The Trump administration is touting its support for better rural broadband connectivity, but is sending mixed signals as to how it thinks that infrastructure is going to be funded.
Earlier this week, President Trump told the American Farm Bureau Federation that broadband -- he called it "e-connectivity" -- is essential to the economic development of rural areas, and even presented two signed executive orders on that topic. His comments and the orders followed the narrative of this report
from the Task Force on Agriculture and Rural Prosperity, carried out by the US Department of Agriculture in 2017.
That would seem to be good news for rural areas except that nothing Trump said before the farmers or in his executive orders promised federal funding of such infrastructure -- something previously done through the Universal Service Fund and Connect America. Further complicating the issue was that Trump's Federal Communications Commission (FCC) Chairman, Ajit Pai, has been floating the idea that the definition of broadband could be reduced to 10 Meg/1 Meg wireless service, in which case the FCC could then magically declare wide swaths of rural America to be broadband enabled. (See FCC to Shrink Digital Divide – Without Expanding Broadband)
But wait -- there's more! The FCC indicated in the first week of January that it may lift the $400 million cap on the Rural Health Care (RHC) Program, which supports broadband connectivity for rural healthcare providers. Spending requests exceeded that cap in 2016 and apparently will do so as well in 2017. The FCC issued a notice of proposed rulemaking on whether to adjust the spending, which would be used on rural broadband infrastructure. That could be a boon to connectivity in some rural areas.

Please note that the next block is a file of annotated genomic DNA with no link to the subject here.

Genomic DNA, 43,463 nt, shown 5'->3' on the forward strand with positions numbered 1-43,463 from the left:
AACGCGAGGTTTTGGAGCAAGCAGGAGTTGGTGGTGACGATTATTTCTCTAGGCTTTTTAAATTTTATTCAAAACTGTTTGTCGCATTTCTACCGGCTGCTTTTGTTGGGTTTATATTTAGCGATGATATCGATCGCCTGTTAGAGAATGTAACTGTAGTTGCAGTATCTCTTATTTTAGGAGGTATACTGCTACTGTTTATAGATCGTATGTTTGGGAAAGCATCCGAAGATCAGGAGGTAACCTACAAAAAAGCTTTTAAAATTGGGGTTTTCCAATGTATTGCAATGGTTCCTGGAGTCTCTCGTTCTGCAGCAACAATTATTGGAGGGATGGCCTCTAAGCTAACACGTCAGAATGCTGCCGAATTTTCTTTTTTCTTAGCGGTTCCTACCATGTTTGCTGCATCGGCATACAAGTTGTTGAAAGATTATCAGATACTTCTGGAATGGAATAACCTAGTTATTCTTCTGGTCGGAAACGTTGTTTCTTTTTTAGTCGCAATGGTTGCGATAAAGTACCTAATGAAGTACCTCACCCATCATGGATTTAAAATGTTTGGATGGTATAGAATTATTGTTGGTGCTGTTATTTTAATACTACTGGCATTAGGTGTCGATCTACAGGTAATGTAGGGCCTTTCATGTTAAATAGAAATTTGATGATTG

Otherwise, as this Light Reading article notes, support for rural broadband may only come in the form of lighter regulations and greater incentives for private investment.
We will explore several fiber network environments, common vulnerabilities, and the business impact of failures. Fiber networks are typically a combination of owned and leased fiber. Learn how to reduce MTTR by up to 60% when an event occurs and how to detect degradation before it generates a service impact. Fiber monitoring of leased fiber helps ensure that the responsible party is dispatched for repair and SLAs can be managed. We will discuss both in service and out of service monitoring. Learn about the opportunities to improve business results in the following environments:
Hyperscale datacenters- the business need for near 100% uptime
5G small cell combined with leased fiber - ensuring the SLA for leased fiber
Long haul and Metro dark and lit fiber monitoring - reducing MTTR and preventing damage
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